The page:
By: By Kyle Lovern
August 9, 2013
(Editor’s Note: This is the second article in a three-part Mingo Board of Education series)
WILLIAMSON - During the Mingo County Board of Education (B.O.E.) meeting held on Tuesday evening, the Interim Director of the B.O.E. Maintenance Department was, as one board member put it, in the “hot seat” as numerous questions were directed his way about the lack of routine maintenance that should have been performed throughout the summer on football and baseball fields at various school facilities.
Ken Hughart inherited a lot of problems and issues when he was placed in the position as the director, and began addressing the board by telling them he had been looking into these complaints and trying to pinpoint the reason the problems had occurred. According to the director, several lawn mowers belonging to the school board had not been serviced appropriately in the past, and were now in a state of disrepair while others had been out of service for repairs.
“When I began checking on this, we had 5 mowers and only one of them was operable,” said Hughart. “I instructed the workers to get the others fixed. At one point, we were actually down to zero mowers…we had none working.”
“One had been out of operation for 1 ½ years and another is still currently in the shop, but we have received a loaner to use until we get that one back. During another time period, we had mowers, but no laborers, since everyone was tied up with the moving of equipment, etc. from school buildings and into other facilities in preparation for the upcoming school year.”
Several of the school board members expressed great concern over these matters, and remarked that they wanted to take what had been learned from the problems that plagued the B.O.E. this year and develop a working plan to stay ahead of the game next summer and prevent these issues from getting out of hand.
Hughart also spoke about several other problems that had been alleviated by himself and his staff members such as the drainage problem at the Lenore K-8 School that affected the playground area each time hard rains occurred. A large number of trees had to be cut down at the Dingess Elementary and the director told the board that the limbs had been cut into shorter pieces and had been offered to the public as firewood. The smaller pieces would be put through a chipper and would be turned into mulch to cover the hillside.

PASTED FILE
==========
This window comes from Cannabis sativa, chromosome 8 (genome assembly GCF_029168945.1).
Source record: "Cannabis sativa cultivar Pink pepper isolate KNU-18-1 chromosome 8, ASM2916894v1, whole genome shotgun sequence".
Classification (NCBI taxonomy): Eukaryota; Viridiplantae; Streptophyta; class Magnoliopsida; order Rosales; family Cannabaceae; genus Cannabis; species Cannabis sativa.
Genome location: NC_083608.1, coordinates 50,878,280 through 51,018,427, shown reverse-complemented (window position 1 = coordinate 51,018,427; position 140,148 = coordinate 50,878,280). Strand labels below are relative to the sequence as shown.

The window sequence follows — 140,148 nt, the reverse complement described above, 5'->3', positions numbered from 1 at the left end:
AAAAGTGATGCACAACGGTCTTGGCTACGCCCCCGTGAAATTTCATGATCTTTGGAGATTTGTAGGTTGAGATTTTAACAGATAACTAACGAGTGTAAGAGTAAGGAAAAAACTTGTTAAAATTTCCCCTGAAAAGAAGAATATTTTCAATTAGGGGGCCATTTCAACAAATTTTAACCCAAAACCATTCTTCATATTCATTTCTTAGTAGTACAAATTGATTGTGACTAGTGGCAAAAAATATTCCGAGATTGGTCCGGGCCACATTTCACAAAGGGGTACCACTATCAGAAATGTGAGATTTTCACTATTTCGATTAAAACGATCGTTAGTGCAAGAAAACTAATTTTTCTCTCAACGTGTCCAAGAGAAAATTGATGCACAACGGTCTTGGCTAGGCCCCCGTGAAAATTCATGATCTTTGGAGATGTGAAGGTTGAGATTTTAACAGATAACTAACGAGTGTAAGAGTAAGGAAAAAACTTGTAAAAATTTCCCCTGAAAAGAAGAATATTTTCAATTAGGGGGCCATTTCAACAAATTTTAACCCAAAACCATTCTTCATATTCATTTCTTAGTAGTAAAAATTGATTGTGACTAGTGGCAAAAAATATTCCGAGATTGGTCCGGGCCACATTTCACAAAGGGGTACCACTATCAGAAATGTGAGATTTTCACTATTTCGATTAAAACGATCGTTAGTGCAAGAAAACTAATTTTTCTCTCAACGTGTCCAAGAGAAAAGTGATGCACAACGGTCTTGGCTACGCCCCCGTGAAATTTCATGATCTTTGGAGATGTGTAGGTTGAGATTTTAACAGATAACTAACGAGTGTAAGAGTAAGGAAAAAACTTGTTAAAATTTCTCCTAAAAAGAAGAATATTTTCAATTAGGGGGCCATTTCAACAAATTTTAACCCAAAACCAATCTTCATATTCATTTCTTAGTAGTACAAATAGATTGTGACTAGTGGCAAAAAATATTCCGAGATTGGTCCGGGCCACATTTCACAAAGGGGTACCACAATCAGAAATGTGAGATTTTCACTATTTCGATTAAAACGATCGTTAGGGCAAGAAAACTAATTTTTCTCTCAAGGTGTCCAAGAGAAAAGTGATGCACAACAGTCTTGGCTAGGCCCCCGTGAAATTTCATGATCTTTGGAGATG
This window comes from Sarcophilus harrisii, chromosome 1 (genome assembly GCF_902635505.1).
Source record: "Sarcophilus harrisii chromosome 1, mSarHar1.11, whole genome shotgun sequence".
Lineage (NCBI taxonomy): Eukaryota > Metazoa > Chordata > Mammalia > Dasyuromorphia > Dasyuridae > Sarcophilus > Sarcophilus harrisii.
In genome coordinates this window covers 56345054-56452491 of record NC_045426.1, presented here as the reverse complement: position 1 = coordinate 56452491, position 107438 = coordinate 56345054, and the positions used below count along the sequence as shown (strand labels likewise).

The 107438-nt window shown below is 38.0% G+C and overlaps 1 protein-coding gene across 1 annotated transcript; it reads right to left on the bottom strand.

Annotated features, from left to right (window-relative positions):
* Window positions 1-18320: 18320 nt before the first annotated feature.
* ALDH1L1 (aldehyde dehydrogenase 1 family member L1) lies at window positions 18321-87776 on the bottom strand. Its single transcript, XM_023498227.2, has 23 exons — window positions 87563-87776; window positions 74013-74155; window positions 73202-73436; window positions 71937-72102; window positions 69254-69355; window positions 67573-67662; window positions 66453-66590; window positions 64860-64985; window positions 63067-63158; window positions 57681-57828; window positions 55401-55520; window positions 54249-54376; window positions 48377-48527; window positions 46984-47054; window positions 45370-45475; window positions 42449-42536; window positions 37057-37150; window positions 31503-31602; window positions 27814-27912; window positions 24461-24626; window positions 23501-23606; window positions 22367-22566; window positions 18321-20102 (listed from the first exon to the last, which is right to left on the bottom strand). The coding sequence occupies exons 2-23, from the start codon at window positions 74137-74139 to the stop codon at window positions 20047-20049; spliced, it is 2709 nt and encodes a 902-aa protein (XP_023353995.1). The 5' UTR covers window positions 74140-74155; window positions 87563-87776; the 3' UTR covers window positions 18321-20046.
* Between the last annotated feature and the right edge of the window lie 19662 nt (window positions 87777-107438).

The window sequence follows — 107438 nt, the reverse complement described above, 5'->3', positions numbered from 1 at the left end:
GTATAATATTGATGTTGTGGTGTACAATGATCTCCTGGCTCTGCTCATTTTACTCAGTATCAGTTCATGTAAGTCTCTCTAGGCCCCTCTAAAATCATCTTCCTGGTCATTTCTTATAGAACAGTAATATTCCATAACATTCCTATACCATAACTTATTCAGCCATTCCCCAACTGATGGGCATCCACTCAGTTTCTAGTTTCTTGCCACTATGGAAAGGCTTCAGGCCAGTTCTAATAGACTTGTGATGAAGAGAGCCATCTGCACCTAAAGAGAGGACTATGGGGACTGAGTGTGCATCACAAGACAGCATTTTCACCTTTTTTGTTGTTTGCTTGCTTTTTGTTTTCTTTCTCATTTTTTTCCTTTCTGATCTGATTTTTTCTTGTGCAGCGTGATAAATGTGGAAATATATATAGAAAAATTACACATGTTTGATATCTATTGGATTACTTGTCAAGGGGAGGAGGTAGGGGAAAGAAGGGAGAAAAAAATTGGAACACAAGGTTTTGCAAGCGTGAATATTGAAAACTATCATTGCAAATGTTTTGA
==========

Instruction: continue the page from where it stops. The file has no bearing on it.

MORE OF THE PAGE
Hughart spoke of attempts to cut the school utility costs during the summer months by only leaving electric power to essential equipment and by adjusting the thermostats. He relayed to the board members that he would have numbers to present to them during the next regular meeting that would come from comparing the next set of bills that are received against those from previous months. He also spoke of replacing garbage dumpsters on school property that had been damaged with refurbished ones that have locking lids and doors.
A sewer odor that had raised complaints by workers in the office of the Gilbert Elementary School was corrected after its origin was tracked down. Mold that was discovered underneath a large freezer in the cafeteria of the Burch Elementary School was alleviated after being found when the appliance was moved and replaced by a new one.
Hughart spoke of his plans to adjust the work time for some of the maintenance department employees from the 6 a.m. until 2:30 p.m. shift they all currently work, to accommodate needs that arise after quit time.
“We need more employees in our department, there’s no getting around it,” said Hughart. “And there’s been a lack of supervision and direction in the past also, and we are working diligently to change that.”
Sunday’s edition of the Williamson Daily News will contain the third and final part of the Mingo County School Board series.